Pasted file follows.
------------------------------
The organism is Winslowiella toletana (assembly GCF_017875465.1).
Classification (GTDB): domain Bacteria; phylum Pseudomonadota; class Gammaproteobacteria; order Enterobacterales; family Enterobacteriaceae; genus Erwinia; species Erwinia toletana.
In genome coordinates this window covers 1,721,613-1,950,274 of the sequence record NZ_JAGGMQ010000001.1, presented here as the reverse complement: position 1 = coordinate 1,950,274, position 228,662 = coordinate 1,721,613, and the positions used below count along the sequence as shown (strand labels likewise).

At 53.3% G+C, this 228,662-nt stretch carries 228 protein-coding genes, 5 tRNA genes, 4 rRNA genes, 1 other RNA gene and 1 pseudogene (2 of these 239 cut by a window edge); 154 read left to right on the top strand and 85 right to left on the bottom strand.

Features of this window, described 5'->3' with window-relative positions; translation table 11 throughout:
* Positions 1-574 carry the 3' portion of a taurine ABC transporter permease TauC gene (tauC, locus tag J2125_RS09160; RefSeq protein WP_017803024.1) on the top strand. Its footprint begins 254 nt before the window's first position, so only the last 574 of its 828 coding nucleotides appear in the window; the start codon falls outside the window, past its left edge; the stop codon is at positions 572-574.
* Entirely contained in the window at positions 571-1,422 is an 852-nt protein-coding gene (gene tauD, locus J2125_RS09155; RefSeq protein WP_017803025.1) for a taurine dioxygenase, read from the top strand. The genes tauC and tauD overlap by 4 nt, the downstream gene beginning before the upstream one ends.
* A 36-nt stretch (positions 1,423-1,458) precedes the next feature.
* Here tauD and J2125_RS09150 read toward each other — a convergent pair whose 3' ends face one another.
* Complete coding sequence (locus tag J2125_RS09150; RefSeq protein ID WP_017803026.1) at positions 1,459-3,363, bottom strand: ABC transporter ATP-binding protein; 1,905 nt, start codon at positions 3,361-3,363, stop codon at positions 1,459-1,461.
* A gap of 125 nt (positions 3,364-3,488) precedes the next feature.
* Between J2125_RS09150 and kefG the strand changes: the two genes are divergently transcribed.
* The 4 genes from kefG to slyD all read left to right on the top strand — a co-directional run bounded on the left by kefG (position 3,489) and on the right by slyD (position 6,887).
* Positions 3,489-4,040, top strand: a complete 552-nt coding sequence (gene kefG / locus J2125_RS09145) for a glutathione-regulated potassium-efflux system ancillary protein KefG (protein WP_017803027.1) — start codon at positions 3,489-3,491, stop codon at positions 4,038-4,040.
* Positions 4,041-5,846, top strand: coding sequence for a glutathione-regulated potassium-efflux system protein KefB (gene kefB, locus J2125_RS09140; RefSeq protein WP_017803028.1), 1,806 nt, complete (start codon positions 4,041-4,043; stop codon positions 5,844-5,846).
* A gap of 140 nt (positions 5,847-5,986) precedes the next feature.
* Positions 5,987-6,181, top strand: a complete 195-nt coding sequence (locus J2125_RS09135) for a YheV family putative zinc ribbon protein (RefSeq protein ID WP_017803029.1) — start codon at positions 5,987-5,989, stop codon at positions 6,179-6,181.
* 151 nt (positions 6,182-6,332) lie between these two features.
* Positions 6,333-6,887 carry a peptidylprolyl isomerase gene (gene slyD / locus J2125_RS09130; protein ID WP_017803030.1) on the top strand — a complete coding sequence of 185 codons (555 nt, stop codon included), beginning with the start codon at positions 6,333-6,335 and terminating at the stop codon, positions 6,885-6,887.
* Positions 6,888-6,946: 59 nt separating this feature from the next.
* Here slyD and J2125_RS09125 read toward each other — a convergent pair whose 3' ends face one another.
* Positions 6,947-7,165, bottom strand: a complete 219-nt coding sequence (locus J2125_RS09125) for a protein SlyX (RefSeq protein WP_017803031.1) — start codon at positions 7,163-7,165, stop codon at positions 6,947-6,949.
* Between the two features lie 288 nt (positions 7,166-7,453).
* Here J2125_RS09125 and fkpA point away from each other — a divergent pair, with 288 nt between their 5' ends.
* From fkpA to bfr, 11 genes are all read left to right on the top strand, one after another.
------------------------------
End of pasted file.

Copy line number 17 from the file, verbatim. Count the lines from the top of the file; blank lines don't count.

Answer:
* Positions 5,987-6,181, top strand: a complete 195-nt coding sequence (locus J2125_RS09135) for a YheV family putative zinc ribbon protein (RefSeq protein ID WP_017803029.1) — start codon at positions 5,987-5,989, stop codon at positions 6,179-6,181.